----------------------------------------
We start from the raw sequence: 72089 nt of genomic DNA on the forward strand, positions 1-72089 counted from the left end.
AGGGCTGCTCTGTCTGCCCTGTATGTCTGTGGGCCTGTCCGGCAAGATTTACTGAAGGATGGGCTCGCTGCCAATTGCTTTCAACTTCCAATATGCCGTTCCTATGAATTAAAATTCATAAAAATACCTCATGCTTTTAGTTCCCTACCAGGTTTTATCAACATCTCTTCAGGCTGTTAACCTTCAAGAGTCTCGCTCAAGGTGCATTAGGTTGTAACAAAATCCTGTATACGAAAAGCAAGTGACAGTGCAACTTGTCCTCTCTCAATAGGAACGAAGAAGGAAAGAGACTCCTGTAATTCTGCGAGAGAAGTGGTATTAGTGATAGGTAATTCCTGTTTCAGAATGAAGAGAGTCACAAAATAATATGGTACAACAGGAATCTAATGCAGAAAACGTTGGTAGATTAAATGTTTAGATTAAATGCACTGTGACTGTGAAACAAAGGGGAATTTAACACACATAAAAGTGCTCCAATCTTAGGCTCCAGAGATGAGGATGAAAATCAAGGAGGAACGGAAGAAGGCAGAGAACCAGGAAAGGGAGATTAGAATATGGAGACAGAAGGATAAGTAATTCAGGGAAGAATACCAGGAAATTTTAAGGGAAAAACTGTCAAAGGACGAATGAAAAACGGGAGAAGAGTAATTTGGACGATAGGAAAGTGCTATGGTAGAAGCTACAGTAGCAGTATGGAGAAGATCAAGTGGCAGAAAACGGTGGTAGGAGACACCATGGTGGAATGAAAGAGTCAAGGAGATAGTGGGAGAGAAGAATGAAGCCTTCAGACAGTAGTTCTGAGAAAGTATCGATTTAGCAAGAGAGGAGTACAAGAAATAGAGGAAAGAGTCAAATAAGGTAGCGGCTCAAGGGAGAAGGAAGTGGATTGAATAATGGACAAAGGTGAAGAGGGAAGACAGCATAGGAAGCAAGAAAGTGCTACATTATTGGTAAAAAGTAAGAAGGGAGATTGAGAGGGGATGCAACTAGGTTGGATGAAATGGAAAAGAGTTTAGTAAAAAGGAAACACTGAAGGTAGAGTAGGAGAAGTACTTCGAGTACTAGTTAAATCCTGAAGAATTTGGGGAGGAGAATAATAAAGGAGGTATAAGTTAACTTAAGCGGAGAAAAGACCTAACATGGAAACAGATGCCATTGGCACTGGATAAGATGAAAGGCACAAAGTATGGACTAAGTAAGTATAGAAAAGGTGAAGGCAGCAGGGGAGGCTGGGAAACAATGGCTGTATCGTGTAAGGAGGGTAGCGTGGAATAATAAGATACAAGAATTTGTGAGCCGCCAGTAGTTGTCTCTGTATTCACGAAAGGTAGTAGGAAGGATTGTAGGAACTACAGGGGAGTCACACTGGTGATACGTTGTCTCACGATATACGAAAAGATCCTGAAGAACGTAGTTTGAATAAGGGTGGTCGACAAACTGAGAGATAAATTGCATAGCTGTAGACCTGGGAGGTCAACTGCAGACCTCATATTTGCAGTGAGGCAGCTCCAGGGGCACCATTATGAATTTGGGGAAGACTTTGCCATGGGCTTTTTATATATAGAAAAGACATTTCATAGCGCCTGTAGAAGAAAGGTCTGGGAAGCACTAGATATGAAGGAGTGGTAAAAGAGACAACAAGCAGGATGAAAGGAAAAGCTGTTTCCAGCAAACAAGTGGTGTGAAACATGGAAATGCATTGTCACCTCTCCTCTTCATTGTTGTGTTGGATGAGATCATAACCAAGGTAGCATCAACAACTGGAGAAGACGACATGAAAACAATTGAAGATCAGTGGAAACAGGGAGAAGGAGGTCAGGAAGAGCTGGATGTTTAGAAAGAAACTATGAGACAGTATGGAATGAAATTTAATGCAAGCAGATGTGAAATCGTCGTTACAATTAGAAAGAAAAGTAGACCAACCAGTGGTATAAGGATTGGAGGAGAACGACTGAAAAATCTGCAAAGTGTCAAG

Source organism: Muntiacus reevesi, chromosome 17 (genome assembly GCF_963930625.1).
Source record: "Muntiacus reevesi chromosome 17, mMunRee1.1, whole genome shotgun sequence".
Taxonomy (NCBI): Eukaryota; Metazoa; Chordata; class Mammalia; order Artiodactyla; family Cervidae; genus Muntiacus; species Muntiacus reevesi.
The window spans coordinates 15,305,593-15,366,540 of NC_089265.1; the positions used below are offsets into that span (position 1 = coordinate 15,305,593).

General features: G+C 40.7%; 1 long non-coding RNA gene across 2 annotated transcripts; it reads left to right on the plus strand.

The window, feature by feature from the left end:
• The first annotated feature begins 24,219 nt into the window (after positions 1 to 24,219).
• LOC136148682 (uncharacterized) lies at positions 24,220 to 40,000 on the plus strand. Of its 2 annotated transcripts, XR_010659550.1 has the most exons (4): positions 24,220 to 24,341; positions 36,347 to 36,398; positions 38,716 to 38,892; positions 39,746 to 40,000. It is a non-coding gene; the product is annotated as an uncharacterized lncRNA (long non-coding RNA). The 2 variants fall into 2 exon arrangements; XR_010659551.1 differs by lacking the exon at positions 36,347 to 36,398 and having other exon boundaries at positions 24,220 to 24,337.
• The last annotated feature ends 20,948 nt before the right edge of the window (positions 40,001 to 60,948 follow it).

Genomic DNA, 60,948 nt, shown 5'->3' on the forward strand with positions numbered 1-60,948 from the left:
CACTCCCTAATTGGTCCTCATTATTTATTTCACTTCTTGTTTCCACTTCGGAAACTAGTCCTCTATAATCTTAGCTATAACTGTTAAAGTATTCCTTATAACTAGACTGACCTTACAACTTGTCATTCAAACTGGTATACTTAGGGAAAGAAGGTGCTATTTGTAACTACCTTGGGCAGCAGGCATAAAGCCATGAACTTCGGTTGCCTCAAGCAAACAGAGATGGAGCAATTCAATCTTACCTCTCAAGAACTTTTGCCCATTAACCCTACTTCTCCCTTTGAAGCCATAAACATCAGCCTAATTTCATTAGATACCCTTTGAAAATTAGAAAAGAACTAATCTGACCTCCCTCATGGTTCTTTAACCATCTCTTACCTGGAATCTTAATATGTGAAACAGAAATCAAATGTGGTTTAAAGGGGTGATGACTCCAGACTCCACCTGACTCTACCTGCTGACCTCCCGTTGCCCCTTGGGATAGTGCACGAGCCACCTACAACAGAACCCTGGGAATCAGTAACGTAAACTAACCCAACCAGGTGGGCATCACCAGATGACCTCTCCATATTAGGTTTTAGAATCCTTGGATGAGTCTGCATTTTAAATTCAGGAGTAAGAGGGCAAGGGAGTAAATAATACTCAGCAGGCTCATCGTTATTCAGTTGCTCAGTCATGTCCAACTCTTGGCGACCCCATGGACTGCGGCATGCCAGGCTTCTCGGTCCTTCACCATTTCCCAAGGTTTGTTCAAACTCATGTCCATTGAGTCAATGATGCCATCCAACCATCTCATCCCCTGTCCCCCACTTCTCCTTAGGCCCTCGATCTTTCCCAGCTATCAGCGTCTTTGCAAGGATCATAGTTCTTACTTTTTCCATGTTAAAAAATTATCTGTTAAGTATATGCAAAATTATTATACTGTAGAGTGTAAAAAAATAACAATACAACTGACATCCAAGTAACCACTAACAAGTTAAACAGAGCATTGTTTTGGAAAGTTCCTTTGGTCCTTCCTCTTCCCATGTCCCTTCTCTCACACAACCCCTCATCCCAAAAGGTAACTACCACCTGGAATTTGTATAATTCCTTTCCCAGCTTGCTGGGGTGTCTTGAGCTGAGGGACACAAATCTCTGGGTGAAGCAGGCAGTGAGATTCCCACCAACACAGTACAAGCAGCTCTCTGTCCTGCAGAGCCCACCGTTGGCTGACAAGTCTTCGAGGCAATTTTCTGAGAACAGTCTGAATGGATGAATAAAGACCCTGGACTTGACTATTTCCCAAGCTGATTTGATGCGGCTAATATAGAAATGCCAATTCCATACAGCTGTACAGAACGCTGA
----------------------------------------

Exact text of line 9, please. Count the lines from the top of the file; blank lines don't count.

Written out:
• The first annotated feature begins 24,219 nt into the window (after positions 1 to 24,219).